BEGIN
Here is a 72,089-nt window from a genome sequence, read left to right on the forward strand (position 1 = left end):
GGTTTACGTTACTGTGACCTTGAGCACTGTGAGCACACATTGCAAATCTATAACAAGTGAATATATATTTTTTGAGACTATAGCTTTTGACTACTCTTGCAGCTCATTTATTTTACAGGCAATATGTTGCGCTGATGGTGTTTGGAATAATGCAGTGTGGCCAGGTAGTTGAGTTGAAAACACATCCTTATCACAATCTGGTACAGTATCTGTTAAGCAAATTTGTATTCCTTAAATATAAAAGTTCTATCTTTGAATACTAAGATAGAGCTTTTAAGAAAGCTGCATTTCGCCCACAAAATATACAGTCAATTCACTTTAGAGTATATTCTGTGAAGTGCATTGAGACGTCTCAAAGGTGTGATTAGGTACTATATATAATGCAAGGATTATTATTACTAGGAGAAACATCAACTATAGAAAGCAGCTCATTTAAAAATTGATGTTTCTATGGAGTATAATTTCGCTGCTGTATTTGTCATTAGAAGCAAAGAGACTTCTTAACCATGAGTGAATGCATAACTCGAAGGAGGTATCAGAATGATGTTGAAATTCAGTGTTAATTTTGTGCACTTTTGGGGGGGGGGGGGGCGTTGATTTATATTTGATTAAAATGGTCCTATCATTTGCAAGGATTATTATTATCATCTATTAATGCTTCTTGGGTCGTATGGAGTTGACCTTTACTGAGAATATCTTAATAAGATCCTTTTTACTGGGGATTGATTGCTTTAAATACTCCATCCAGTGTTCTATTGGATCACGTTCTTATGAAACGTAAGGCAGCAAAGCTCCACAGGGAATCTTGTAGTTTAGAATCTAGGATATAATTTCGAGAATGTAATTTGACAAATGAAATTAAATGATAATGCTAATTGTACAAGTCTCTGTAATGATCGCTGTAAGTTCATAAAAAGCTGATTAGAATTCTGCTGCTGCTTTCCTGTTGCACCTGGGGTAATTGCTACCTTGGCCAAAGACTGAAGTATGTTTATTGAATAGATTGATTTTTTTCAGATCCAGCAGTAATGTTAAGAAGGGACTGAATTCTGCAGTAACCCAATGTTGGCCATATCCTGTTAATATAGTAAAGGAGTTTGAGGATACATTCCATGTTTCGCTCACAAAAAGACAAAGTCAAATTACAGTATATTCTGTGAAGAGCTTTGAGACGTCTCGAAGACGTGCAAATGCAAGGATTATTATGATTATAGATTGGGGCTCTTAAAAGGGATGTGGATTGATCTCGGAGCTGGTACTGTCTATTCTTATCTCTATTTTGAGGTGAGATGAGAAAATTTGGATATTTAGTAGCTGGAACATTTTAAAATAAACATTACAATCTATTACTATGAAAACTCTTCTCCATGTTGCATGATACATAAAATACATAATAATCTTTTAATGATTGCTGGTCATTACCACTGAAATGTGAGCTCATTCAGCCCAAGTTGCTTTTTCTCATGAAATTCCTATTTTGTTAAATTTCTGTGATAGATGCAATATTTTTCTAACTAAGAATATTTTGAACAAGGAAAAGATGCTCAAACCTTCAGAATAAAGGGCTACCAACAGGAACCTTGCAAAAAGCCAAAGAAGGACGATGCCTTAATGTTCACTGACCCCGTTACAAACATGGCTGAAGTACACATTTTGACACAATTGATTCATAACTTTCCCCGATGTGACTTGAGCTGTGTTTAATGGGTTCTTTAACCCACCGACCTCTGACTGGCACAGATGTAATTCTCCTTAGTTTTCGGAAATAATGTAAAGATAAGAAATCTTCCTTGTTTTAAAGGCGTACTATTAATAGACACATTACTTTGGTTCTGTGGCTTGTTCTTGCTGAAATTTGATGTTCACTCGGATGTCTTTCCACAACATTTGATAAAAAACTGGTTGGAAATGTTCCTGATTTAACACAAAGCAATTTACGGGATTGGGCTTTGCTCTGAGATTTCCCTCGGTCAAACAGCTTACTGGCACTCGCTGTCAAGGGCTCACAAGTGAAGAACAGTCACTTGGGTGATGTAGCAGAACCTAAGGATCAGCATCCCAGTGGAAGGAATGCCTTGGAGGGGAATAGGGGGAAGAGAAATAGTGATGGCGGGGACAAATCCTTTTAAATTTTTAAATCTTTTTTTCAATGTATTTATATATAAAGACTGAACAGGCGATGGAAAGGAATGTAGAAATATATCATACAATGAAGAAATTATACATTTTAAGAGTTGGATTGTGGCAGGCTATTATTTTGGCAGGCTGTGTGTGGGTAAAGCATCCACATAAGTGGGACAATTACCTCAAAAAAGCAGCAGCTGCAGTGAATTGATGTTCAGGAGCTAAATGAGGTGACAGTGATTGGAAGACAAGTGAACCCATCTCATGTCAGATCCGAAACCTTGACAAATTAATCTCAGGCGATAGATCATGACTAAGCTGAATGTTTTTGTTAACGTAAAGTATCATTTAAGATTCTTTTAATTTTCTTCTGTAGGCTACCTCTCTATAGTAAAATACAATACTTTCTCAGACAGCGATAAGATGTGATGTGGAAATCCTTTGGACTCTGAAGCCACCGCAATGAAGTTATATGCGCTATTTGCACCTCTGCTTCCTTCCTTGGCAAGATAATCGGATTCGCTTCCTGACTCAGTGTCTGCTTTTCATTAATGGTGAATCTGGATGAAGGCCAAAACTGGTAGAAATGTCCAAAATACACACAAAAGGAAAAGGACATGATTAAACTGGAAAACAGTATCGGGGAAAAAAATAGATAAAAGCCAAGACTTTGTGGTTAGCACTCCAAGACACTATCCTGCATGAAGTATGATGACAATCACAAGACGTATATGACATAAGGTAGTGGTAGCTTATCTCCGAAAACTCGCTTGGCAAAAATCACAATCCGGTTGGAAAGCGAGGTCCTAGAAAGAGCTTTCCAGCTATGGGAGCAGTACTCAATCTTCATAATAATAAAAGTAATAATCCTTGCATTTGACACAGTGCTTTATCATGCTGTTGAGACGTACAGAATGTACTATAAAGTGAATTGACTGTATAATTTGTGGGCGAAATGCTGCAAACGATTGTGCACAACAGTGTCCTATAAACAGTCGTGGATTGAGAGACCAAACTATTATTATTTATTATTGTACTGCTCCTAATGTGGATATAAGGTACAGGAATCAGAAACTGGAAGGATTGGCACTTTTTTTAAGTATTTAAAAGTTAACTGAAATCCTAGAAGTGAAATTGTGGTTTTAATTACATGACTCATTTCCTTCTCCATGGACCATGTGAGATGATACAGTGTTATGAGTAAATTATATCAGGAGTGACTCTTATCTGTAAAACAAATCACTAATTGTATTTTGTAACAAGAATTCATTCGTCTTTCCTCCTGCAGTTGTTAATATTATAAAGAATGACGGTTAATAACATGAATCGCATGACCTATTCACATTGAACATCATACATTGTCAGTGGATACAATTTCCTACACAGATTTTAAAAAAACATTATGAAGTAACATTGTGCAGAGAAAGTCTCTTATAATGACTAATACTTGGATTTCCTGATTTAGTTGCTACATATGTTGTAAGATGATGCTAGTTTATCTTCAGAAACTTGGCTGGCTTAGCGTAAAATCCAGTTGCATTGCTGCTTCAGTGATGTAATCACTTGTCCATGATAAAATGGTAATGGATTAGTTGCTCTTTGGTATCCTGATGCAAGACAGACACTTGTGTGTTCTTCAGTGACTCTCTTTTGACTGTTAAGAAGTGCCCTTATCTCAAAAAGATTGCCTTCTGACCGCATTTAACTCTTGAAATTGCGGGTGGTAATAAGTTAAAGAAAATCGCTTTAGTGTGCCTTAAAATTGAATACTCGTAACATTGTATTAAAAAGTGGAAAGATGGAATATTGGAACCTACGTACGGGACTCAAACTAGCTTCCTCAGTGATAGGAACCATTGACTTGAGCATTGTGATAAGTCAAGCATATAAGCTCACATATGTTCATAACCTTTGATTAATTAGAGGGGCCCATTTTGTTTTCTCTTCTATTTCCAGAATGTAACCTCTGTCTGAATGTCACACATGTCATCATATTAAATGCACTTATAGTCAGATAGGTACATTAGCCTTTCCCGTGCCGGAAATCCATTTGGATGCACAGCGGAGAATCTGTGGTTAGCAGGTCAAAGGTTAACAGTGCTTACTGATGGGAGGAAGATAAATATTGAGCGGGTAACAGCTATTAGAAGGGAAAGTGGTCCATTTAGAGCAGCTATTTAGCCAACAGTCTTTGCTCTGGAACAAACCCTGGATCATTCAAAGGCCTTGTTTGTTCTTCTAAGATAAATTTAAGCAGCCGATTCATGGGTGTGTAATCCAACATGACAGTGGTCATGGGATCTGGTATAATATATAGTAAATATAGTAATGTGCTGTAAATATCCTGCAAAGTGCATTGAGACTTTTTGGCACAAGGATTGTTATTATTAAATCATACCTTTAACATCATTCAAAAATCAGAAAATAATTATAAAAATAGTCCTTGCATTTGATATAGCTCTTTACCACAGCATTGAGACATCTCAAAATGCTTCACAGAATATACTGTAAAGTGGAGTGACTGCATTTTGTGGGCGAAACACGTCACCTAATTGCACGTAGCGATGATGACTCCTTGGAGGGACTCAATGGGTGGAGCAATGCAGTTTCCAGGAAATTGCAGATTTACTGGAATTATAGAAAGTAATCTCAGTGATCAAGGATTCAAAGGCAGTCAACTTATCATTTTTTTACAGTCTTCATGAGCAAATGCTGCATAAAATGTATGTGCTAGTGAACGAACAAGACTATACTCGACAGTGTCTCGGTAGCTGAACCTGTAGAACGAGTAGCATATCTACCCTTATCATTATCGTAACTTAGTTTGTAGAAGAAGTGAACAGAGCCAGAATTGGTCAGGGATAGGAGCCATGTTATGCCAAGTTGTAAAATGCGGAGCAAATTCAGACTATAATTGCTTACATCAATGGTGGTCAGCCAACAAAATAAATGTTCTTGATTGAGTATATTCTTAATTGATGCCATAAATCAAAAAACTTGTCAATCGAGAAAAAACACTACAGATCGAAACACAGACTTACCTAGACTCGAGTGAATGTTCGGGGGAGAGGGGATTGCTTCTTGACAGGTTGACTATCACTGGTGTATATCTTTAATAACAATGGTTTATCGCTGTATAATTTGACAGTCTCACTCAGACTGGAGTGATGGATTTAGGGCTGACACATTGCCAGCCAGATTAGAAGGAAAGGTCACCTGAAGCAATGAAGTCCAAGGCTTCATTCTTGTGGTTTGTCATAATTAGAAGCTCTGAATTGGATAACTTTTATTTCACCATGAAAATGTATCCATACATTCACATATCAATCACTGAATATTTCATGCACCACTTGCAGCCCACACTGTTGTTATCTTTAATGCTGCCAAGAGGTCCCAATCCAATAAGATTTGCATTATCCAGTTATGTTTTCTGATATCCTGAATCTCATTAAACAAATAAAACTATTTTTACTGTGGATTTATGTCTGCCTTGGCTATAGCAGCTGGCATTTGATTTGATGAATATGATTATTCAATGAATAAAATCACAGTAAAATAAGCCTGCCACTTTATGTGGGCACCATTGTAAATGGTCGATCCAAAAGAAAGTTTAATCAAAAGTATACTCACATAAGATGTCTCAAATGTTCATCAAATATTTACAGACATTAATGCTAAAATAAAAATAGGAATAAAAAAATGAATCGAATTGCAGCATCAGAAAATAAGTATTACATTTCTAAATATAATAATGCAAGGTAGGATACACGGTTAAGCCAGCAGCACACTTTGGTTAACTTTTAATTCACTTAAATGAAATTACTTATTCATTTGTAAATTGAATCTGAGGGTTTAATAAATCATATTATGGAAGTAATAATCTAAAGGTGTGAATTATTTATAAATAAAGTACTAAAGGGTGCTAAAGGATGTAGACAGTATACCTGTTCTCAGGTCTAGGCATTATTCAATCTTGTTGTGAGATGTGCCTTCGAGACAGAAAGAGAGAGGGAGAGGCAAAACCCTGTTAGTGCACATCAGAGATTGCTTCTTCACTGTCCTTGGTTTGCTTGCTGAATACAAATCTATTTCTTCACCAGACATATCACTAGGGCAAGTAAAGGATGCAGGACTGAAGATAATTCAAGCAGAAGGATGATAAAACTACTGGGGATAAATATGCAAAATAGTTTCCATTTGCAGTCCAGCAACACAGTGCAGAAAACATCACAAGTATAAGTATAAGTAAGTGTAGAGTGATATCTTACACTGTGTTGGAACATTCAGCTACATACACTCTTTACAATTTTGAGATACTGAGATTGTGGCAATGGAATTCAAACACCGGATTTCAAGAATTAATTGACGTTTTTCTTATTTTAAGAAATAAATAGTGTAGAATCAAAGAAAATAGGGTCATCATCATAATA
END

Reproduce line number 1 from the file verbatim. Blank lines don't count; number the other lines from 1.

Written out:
Here is a 72,089-nt window from a genome sequence, read left to right on the forward strand (position 1 = left end):